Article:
turbulent 2002, CEO Carly Fiorina garnered a $2.9million bonus for the year, on top of her $1 millionsalary.
Meanwhile, President Michael Capellas, whoexited the company last November, walked away with awhopping $26 million payout -- prompting one major H-Pshareholder to draft a reform proposal in protest.
The pay bonanza took place in a year in which H-P plungedinto the red, swinging from a profit in 2001 to a $903million loss. The giant computer outfit also let gosome 9,000 employees from a postmerger staff of about150,000.
Capellas' package reflects thepreviously disclosed severance package of $14.4million, plus an annual incentive payment of $1.8million, a salary of $800,000 and a $9.6 million sweetener to cover taxliabilities.
The hefty payout prompted some grousing from onestockholder, Service Employees International UnionAFL-CIO, which argues the sweet terms gave Capellas anincentive to split after the merger. The SEIU, whichowns 44,000 shares of H-P, has drafted a shareownerproposal aiming to check future severance payouts.
It will be voted on at H-P's annual meeting onApril 2.
Under the SEIU's proposal, shareholders would haveto approve severance packages with benefits greaterthan 2.99 times the sum of the executive's base salaryplus bonus. Such calls for reform aren't unheard of:One prominent advocate for shareholders, the Councilof Institutional Investors, favors shareholderapproval of severance agreements for payouts greaterthan 200% of an executive's salary.
In response to the proposal, H-P has pointed outthat Capellas originally drew up the agreement withCompaq, saying it had no choice but to follow theterms of the deal after acquiring the company.
But on principle, H-P adds, it opposes shareholderapproval on compensation matters. In its proxy filing,the company says it will recommend a thumbs-down onthe proposal because it is "in the best interests ofH-P and its shareowners to avoid placing arbitraryceilings or restrictions on the kind and amount ofseverance payments H-P may offer."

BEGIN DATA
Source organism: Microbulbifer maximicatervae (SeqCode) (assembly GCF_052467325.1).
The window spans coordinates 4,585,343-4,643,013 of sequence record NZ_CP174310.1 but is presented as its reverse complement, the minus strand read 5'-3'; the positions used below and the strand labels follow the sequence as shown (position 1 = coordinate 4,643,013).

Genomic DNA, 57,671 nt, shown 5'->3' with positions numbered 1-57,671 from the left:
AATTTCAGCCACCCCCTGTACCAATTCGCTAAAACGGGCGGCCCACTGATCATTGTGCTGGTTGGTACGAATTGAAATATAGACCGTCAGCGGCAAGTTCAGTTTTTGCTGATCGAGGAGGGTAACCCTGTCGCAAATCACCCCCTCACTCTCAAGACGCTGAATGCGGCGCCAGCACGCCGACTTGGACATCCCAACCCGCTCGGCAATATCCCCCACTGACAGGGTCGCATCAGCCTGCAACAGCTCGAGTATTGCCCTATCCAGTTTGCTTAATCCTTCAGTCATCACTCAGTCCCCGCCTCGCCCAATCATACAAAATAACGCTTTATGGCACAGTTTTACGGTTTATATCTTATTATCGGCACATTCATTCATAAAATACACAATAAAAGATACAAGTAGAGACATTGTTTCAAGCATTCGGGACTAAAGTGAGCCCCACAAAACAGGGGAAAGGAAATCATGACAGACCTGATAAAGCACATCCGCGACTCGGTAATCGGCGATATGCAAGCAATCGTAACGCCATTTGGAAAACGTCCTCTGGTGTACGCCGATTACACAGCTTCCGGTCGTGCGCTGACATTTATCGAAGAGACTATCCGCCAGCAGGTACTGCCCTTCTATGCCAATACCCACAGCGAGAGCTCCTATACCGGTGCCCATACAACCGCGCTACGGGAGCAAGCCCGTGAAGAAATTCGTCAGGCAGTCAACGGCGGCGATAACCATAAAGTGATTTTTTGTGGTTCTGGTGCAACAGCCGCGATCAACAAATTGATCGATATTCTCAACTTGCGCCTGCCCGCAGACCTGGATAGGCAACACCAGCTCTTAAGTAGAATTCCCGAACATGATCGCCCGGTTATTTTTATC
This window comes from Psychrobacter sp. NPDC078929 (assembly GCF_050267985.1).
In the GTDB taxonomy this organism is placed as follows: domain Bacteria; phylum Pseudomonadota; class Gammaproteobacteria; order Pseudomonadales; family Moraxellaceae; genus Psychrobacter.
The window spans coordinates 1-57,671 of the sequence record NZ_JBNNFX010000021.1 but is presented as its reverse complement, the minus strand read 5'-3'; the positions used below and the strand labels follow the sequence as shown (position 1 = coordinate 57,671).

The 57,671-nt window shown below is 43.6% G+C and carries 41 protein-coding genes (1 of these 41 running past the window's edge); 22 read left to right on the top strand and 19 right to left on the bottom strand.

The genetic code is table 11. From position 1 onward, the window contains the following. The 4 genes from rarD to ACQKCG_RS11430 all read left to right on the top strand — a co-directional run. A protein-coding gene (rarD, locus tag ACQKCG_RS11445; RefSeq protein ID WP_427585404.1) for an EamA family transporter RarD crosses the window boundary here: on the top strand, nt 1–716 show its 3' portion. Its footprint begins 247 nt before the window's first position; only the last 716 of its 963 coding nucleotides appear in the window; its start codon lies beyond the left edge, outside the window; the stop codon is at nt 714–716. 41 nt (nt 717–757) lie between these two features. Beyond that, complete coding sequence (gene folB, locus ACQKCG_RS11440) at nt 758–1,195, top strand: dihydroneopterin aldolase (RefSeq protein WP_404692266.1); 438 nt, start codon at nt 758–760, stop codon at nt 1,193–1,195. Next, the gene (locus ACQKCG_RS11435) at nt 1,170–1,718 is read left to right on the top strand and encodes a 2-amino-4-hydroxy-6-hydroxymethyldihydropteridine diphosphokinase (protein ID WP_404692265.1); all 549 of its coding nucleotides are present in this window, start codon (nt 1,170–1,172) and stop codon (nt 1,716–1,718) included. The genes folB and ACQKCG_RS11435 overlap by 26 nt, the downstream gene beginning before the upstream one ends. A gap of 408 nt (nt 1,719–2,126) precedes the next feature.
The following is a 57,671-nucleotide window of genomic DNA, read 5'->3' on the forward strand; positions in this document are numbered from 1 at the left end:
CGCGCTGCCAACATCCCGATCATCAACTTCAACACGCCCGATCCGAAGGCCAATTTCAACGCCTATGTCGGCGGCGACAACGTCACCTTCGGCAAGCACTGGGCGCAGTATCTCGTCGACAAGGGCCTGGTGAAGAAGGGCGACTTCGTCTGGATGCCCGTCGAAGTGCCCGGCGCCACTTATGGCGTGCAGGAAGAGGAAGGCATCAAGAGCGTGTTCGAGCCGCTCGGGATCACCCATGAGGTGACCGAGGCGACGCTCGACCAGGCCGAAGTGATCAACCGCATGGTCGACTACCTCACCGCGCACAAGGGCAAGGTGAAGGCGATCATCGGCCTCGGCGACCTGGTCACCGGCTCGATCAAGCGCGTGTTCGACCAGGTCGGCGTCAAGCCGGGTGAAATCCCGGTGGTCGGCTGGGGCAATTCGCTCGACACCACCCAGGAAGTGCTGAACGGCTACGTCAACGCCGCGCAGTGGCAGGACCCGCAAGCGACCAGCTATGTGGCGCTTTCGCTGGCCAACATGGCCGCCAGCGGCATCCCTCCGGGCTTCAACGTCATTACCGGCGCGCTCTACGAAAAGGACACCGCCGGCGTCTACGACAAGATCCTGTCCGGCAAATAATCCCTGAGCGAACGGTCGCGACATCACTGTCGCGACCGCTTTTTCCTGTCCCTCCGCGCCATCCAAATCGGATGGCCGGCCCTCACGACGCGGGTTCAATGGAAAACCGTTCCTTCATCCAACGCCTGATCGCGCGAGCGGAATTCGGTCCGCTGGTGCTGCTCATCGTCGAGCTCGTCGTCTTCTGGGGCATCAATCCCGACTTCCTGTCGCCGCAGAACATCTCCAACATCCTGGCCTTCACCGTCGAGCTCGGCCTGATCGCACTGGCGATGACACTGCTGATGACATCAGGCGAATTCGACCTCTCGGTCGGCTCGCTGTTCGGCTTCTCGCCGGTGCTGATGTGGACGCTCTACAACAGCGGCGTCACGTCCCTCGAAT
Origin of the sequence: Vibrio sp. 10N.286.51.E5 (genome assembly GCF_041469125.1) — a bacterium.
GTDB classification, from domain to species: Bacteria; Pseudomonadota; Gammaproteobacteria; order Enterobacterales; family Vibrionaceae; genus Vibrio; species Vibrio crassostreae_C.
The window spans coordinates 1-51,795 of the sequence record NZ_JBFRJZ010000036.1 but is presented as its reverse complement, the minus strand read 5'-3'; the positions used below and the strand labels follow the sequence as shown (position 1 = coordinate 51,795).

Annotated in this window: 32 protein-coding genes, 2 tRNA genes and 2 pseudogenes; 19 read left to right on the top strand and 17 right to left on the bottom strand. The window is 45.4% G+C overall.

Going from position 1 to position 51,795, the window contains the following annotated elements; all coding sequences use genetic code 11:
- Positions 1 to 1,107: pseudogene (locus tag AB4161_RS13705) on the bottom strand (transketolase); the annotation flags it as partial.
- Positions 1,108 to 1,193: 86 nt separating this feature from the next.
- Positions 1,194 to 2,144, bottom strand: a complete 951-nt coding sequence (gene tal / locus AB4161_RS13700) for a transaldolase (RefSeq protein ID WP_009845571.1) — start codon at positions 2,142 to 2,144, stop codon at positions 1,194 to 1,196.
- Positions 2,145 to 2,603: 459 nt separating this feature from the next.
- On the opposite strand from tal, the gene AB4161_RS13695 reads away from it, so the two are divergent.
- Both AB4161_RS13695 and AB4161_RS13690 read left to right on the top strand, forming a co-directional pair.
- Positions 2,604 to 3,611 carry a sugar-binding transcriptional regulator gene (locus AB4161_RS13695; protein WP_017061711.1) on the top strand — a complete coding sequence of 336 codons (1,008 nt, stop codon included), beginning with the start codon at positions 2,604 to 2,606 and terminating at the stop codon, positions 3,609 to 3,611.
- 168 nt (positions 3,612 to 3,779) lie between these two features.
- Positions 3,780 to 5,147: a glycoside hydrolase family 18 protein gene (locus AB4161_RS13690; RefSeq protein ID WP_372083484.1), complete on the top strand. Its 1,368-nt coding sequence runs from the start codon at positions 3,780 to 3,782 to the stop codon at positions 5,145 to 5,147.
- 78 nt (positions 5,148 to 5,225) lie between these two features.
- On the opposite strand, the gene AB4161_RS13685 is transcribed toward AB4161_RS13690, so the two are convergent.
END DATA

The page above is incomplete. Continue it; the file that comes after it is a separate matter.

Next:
Fiorina also pocketed a healthy stash of money in'02. Though her base salary stayed flat with the prioryear, in line with a corporate freeze on base pay, shetook home a bonus of almost $3 million. H-P said itsfiling that she earned the payout because the company"achieved net profit and revenue objectives" for thefirst and second half of the year.
Shareholders who watched net income belly flopmight quarrel with those profit objectives.
On the other hand, H-P's revenue grew 25% in 2002,counting Compaq sales after its acquisition of thecompany in May. And shares proved surprisinglyresilient in the period. From the start to the end offiscal year 2002, which closed in October, the stocksaw a relatively minimal loss of 6%, outperforming theS&P by 10%.
Still, Fiorina will have to do better if she wantsto collect on the rest of her pay package. In 2002, shereceived a grant of 850,000 options valued at $6.8million, set to vest over a four-year period. But witha strike price of $21.75, all the options are nowunder water.
In regular trading Friday, H-P closed up 31 cents, or 2%, at $15.85.